Is Hup the best music show on Irish TV? TG4's innovative trad showcase captures the very best of Irish traditional music in many of the musical hotbeds around the country, capturing intimate performances by masters young and old. Here, Hup team members Sarah Lennon Galavan and Cormac de Barra reveal all.
Travelling to villages and towns across the country, you can’t help but marvel at the diversity and distinctiveness of traditional music across one small island. From the rousing fiddle tunes of Ed Reevy in Co. Cavan to the melodic pipes of Antrim, the schools and festivals of Ireland represent an unbroken musical tradition that spans the generations, passed on from the old masters to the today’s young performers.
It’s easy to dismiss traditional music as a vestige of Ireland’s past, an impression that is reinforced by its conventional presentation on TV. The image of a group of solemn old men in flat caps, sitting around the table in a pub with their instruments poised, is what comes to mind for many people when they think of trad. Yet, like any living and vibrant genre, traditional music is changing and adapting as young musicians from diverse backgrounds become more involved.
This is certainly the case with Strung, a Cork-based quartet who are featured in Hup’s upcoming Christmas Special. Composed of four young musicians from around the country, the group combines their classical training with traditional rhythms to create a compelling and risk-taking generic fusion. Also on the bill are Danú, renowned for the past two decades for their intricate compositions, who will be premiering a fresh and exciting new line up with the addition of a sean nós vocalist. Trad, like pop, rock or hip-hop, is constantly in flux.
Precocious talent is certainly the norm within the world of traditional music. Take 11-year old piper Cian Smith, who performed at the John Dwyer Trad Weekend in Waterford, sharing the bill with the festival’s namesake, the legendary fiddler John Dwyer. In Ardmore, we met young Joseph Mannion, who at only 12 years old, leads off his family band and has a side business making customized bodhrán sticks! Of course, the old guard is still there. Acts like celebrated flautist Mike McGoldrick, who plays a rousing duet with Danú’s Donnchadh Gough as part of the festive showcase, represent Ireland’s unique musical achievements on an international stage. What makes traditional music so singular is its openness to collaboration between young and old, keeping the genre’s community spirit alive.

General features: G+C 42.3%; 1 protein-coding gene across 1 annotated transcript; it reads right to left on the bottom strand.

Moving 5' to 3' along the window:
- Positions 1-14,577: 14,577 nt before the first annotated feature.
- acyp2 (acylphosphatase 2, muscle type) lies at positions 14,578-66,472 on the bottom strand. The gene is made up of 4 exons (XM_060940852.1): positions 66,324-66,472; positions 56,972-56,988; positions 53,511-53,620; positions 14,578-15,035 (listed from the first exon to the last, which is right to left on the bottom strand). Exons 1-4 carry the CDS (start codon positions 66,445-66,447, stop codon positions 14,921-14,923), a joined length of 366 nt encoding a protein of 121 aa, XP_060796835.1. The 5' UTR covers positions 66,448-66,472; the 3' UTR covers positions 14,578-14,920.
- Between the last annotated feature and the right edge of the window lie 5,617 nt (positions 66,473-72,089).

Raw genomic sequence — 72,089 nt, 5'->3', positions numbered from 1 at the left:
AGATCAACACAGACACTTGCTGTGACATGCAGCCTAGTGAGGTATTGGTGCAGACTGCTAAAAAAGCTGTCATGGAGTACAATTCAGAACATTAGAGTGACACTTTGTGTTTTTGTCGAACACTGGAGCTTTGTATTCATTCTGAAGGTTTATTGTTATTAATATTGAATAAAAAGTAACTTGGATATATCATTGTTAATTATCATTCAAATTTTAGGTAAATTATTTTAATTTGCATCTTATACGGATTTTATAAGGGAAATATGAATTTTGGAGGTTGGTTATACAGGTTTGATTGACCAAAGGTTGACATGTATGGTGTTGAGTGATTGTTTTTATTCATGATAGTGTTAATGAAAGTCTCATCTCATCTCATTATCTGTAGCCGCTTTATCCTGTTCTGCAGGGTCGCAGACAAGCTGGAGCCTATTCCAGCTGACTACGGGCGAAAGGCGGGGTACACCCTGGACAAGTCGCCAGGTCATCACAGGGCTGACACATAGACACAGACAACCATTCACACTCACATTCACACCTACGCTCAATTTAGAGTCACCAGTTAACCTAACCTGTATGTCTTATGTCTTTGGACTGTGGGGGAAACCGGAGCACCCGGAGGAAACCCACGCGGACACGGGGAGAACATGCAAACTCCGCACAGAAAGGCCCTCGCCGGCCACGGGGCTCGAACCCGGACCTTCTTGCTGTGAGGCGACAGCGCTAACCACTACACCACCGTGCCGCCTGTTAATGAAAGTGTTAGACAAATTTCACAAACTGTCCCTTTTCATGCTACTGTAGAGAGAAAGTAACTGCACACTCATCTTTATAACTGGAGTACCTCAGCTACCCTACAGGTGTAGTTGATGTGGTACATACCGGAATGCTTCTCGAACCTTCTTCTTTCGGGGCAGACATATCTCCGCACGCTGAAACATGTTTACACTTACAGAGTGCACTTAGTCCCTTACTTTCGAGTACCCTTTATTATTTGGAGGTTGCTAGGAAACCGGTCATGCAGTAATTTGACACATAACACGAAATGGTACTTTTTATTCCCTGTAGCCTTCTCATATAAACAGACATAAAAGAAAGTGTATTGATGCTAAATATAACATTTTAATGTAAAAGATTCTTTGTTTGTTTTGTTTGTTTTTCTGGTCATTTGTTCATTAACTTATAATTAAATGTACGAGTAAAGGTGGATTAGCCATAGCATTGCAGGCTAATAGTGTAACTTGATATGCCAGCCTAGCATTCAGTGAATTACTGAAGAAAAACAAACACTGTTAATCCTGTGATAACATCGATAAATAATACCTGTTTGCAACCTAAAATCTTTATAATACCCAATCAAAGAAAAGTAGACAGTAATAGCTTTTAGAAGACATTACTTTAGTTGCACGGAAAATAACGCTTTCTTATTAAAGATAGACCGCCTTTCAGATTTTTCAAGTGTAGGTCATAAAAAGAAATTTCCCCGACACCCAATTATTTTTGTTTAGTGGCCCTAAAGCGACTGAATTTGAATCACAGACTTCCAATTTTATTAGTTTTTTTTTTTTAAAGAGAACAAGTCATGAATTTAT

In making a programme that centers around such a colourful musical scene, we try to keep the visual aspects of Hup as innovative as the musicians we feature. Why show the same old pub setting for a storming session when you can choose a lighting shop, a cave or even a strawberry farm? Many of our crew and production team are traditional musicians themselves, so every shoot involves huge enthusiasm for acts, both big and small. With the sheer number of emerging talents, anyone of the young pipers, fiddlers and bodhrán players we feature could be a future giant of the genre!
Hup airs on TG4, 10pm Sundays, repeated on Thursdays at 8pm. Or catch it on player at www.tg4.ie